It might in some cases be possible to run this under emulation or using some software like Wine, but it won't always work, and even if it does then getting it to work is likely to require a good knowledge of computers.

Offline longbridge

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Re: Does anyone here use Linux?
« Reply #51 on: March 12, 2016, 09:29:27 PM »
there is almost nothing in Windows that cant be done in Linux.

Depends what you need to do - there is actually quite a lot of specialist and semi-specialist software which is only available for Windows.

It might in some cases be possible to run this under emulation or using some software like Wine, but it won't always work, and even if it does then getting it to work is likely to require a good knowledge of computers.



I agree 100% that is why I said "almost Nothing" but having said that there are also things that can be done in Linux that cant be done in Windows,

Keep on Smiling
Dave.

Offline linuxyeti

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Re: Does anyone here use Linux?
« Reply #52 on: March 12, 2016, 09:36:39 PM »

Depends what you need to do - there is actually quite a lot of specialist and semi-specialist software which is only available for Windows.

It might in some cases be possible to run this under emulation or using some software like Wine, but it won't always work, and even if it does then getting it to work is likely to require a good knowledge of computers.

And there is also a whole swathe of software that won't work on Windows, and is only available for Linux. What you do find though, is those 'specialist' sofware are fading towards obsolescence, because the direction of travel in IT is ever greater adoption of platform independant and/or opensource technologies. Also, even Microsoft have finally come to the realisation, that Windows will never be the be all and end all, and to survive that have to have apps that run on other operating systems that aren't Microsoft based, hence, the soon to be ported to Linux Microsoft SQL Server. From a home user perspective, doesn't really mean anything, but in the grand scehme of datacentres etc, that's quite a seismic shift change. Not to mention, Microsoft's own version of Linux for running software network switches.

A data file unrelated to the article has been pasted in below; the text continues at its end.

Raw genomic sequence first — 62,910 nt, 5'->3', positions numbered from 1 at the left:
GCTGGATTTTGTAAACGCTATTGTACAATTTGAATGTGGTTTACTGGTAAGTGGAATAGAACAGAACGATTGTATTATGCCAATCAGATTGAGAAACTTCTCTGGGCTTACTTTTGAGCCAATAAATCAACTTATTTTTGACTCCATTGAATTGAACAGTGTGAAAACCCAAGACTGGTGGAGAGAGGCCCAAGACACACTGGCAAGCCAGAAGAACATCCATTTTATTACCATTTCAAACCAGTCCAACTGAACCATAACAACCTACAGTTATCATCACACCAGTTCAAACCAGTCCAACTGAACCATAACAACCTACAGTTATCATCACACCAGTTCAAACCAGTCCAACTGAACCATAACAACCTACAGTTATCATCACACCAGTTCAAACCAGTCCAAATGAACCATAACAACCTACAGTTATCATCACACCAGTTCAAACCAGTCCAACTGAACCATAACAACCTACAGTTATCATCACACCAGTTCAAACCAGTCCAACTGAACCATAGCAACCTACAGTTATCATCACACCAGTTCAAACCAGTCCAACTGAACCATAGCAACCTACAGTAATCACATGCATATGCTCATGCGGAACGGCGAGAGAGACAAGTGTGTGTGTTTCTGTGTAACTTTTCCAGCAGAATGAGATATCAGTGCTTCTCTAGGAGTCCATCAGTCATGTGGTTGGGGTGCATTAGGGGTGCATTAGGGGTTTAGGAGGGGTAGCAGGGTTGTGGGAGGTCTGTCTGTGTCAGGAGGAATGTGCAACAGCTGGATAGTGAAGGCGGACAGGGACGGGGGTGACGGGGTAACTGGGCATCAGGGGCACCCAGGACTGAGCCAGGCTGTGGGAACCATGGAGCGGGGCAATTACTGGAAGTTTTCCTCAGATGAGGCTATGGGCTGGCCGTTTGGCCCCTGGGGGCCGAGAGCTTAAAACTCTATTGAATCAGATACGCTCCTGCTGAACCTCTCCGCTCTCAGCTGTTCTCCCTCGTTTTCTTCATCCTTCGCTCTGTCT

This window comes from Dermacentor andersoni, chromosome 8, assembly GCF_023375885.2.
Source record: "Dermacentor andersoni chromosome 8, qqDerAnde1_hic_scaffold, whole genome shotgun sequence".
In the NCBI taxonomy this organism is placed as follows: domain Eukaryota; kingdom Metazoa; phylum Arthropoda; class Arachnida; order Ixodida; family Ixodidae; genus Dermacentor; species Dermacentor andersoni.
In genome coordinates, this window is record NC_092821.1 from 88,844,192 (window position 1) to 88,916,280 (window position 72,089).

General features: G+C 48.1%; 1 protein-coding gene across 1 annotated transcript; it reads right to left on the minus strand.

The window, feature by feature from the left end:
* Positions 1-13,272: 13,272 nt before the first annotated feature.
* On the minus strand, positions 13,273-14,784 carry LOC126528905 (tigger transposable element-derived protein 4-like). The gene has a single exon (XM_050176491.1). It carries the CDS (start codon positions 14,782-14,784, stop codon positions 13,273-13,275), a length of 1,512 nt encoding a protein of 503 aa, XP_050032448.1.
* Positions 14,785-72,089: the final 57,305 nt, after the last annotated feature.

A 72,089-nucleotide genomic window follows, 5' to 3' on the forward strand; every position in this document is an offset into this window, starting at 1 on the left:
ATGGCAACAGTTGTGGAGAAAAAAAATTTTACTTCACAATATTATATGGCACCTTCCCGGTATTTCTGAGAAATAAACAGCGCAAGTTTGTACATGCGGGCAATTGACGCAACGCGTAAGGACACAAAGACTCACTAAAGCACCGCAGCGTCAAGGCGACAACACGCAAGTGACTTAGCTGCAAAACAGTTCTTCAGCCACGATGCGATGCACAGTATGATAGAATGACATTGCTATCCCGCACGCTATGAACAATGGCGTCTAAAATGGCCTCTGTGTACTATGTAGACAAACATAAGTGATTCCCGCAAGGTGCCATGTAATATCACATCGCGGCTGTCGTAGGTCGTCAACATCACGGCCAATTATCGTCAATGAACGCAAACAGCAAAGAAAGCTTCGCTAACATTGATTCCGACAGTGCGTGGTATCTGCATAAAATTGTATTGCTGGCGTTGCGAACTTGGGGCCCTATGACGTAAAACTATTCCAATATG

However, for day to day software, I have been using Linux for a long time now, and don't find myself short of any software I need, whether it be video editing, photo editing, office software, web browsing, accessing Netflix etc.